Sheldon Richman


Sheldon Richman, senior fellow at The Future of Freedom Foundation, discusses why opponents of state power are naturally against war; Murray Rothbard’s foreign policy litmus test for assessing devotion to liberty; the history of  left-libertarianism and the conceptual left-right political spectrum, from the post-French Revolution era onward; and why across-the-board deregulation is not a free market cure-all, especially while state privileges like bailouts, FDIC insurance and government guarantees remain in place.

MP3 here. (20:05)

Sheldon Richman is editor of The Freeman, published by The Foundation for Economic Education in Irvington, New York, and serves as senior fellow at The Future of Freedom Foundation. He is the author of FFF’s award-winning book Separating School & State: How to Liberate America’s Families; Your Money or Your Life: Why We Must Abolish the Income Tax; and FFF’s newest book Tethered Citizens: Time to Repeal the Welfare State.

Calling for the abolition, not the reform, of public schooling. Separating School & State has become a landmark book in both libertarian and educational circles. In his column in the Financial Times, Michael Prowse wrote: “I recommend a subversive tract, Separating School & State by Sheldon Richman of the Cato Institute, a Washington think tank… . I also think that Mr. Richman is right to fear that state education undermines personal responsibility…”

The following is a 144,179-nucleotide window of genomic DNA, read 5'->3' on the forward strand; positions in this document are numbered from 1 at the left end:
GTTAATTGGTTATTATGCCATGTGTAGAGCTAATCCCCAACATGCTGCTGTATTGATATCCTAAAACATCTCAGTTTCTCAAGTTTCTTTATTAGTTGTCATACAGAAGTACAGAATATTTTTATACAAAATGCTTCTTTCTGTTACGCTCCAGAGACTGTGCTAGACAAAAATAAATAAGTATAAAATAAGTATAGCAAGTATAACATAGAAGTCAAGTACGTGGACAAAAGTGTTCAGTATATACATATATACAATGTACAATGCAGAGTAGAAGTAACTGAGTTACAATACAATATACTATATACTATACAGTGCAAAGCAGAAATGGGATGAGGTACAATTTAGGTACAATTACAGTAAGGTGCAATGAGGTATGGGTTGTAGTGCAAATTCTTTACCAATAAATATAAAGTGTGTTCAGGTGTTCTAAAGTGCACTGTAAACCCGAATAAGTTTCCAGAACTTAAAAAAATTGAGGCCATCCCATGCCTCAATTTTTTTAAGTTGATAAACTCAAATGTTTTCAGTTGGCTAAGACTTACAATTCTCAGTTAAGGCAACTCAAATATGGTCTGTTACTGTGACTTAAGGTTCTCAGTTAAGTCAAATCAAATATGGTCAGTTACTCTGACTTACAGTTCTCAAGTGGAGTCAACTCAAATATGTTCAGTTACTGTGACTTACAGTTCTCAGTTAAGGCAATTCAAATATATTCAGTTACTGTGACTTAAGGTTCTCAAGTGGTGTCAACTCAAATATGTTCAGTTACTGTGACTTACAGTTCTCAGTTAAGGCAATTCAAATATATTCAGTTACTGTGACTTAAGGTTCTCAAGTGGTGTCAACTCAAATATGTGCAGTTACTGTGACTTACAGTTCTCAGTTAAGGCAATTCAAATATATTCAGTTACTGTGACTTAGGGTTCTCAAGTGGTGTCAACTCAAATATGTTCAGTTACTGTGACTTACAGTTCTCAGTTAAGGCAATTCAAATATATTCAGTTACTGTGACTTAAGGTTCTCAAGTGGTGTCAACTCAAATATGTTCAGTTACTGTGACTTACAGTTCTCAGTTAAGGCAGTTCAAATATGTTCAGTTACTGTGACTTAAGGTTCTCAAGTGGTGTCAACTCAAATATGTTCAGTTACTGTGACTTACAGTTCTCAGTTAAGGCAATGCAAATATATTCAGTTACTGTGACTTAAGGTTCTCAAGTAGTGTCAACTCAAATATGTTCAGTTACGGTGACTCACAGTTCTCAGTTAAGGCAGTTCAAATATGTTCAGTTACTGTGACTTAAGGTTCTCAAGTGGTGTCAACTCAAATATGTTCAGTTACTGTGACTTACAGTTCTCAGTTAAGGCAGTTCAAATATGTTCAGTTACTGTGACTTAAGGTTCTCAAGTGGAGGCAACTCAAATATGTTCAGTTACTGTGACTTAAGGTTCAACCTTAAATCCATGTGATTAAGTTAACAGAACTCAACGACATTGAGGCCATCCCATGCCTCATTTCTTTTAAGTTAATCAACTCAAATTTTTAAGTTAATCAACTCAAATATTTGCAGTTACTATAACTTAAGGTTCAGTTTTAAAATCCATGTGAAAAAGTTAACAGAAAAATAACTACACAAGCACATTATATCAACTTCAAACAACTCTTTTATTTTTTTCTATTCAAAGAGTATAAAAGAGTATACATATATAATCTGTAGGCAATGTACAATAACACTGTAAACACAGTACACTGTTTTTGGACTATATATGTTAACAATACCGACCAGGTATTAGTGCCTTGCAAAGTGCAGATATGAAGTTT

Mr. Richman’s articles on population, federal disaster assistance, international trade, education, the environment, American history, foreign policy, privacy, computers, and the Middle East have appeared in the Washington Post, Wall Street Journal, American Scholar, Chicago Tribune, USA Today, Washington Times, Insight, Cato Policy Report, Journal of Economic Development, The Freeman, The World & I, Reason, Washington Report on Middle East Affairs, Middle East Policy, Liberty magazine, and other publications. He is a contributor to the Fortune Encyclopedia of Economics.

A former newspaper reporter and former senior editor at the Cato Institute, Mr. Richman is a graduate of Temple University in Philadelphia.

7 thoughts on “Sheldon Richman”

  1. Sheldon stated, "Government begins wars?" What ever happened to "Was is a Racket" and the greedy business interests behind the wars?

      1. There's nothing suspicious about it. Government employs the soldiers and gives them the weapons. If the government didn't want to wage war, wars would not be waged. It's that simple.

    1. Both statements are correct. Government power is used by special interests to start wars. It's called "corporatism" or "corporatocracy." Governments start wars *and* politically connected interests use the government as a tool – so war is a racket.

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